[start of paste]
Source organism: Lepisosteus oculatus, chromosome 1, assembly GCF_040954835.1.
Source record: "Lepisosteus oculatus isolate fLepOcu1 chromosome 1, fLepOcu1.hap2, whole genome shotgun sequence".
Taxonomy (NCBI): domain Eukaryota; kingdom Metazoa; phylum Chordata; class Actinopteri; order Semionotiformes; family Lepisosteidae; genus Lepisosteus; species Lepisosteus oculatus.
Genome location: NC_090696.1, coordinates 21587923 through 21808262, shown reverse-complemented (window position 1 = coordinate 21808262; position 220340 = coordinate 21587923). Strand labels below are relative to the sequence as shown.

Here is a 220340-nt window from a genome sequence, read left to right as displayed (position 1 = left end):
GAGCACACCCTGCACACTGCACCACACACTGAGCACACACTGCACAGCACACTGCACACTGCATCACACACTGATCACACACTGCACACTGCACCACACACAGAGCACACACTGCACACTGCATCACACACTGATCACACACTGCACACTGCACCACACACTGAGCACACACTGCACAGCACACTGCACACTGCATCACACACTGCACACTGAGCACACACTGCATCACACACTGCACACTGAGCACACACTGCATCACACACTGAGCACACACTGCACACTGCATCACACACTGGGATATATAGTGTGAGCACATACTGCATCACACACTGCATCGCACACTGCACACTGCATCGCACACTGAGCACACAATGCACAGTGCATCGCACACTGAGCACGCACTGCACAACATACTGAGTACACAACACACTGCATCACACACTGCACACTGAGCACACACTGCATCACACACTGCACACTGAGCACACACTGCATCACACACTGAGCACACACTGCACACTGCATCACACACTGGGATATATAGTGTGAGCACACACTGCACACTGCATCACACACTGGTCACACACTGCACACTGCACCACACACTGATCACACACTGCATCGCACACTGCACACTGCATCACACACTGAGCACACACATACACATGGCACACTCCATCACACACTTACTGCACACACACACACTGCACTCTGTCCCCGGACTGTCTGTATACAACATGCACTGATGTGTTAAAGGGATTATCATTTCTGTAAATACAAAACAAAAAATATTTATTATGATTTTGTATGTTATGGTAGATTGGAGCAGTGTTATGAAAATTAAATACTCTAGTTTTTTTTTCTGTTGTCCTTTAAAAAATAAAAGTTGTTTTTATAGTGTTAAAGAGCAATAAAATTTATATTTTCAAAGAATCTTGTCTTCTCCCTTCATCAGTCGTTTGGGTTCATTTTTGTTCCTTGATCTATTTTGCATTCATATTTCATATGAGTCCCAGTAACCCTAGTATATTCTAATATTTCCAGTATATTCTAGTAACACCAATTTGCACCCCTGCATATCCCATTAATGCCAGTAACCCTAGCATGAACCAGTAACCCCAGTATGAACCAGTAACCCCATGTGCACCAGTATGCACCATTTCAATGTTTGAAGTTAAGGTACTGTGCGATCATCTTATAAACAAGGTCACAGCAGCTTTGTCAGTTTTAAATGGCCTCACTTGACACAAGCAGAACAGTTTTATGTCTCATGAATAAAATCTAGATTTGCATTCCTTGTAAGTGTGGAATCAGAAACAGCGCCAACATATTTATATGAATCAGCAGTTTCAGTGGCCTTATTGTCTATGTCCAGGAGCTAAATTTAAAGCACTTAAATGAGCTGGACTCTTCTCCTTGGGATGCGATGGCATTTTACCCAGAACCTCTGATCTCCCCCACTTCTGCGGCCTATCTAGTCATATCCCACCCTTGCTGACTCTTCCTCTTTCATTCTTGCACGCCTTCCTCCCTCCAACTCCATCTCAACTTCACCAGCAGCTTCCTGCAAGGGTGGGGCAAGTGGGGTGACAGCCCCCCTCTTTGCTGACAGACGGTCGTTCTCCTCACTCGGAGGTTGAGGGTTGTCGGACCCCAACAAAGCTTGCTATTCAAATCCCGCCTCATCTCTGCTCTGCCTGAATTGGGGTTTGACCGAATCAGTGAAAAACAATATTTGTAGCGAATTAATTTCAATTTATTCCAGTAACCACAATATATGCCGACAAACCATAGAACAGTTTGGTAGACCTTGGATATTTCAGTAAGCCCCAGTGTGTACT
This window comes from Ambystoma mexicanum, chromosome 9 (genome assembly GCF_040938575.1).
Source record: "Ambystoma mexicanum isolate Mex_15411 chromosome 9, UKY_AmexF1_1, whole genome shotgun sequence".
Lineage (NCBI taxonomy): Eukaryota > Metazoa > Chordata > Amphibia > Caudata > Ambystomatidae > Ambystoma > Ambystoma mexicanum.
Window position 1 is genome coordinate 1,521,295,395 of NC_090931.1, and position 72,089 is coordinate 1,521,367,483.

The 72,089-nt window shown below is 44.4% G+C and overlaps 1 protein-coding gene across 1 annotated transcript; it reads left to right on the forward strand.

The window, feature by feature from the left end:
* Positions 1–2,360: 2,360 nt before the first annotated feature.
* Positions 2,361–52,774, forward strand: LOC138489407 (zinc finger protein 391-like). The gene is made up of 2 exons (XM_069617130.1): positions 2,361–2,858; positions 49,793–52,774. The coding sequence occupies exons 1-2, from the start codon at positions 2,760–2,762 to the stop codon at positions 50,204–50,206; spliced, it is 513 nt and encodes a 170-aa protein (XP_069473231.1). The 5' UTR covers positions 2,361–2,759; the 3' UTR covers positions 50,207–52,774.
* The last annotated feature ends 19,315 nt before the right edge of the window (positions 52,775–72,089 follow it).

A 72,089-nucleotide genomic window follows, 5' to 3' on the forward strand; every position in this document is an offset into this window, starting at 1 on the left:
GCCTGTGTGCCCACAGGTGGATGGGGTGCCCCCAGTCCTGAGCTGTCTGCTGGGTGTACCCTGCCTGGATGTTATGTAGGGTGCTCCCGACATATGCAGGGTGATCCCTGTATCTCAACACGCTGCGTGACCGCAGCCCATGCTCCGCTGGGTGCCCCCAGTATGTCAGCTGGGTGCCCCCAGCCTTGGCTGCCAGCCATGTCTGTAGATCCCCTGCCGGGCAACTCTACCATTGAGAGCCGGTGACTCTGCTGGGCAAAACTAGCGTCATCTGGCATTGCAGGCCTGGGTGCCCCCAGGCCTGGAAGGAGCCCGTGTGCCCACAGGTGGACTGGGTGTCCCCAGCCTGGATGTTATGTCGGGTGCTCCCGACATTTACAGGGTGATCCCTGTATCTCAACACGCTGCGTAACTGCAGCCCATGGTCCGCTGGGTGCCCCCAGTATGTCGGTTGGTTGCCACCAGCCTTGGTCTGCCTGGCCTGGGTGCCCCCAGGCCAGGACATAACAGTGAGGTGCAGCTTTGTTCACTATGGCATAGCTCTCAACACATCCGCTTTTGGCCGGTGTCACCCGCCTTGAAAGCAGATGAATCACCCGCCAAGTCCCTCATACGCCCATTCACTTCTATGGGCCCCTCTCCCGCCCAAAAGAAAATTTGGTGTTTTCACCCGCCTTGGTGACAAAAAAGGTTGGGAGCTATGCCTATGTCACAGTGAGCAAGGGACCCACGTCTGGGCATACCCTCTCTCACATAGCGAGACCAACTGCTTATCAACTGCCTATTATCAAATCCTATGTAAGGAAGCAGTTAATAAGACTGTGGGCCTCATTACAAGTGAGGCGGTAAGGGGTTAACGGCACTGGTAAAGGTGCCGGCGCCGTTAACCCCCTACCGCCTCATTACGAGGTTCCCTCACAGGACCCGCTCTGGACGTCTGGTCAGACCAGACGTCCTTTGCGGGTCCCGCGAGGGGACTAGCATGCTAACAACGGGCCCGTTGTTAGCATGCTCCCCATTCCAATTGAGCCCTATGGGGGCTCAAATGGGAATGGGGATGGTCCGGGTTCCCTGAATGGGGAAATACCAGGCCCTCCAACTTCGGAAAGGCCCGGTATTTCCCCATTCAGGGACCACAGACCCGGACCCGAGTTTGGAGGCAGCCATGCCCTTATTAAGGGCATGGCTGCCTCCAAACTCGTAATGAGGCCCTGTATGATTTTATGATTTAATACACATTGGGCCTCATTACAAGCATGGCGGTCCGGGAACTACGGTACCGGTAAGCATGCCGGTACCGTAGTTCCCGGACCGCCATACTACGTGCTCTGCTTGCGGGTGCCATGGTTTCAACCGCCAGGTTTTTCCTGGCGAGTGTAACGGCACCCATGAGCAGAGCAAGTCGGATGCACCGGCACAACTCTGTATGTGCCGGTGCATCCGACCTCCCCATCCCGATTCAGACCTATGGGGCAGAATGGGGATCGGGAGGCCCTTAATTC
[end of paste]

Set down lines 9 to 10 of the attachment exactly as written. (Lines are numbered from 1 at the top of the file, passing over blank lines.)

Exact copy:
Lineage (NCBI taxonomy): Eukaryota > Metazoa > Chordata > Amphibia > Caudata > Ambystomatidae > Ambystoma > Ambystoma mexicanum.
Window position 1 is genome coordinate 1,521,295,395 of NC_090931.1, and position 72,089 is coordinate 1,521,367,483.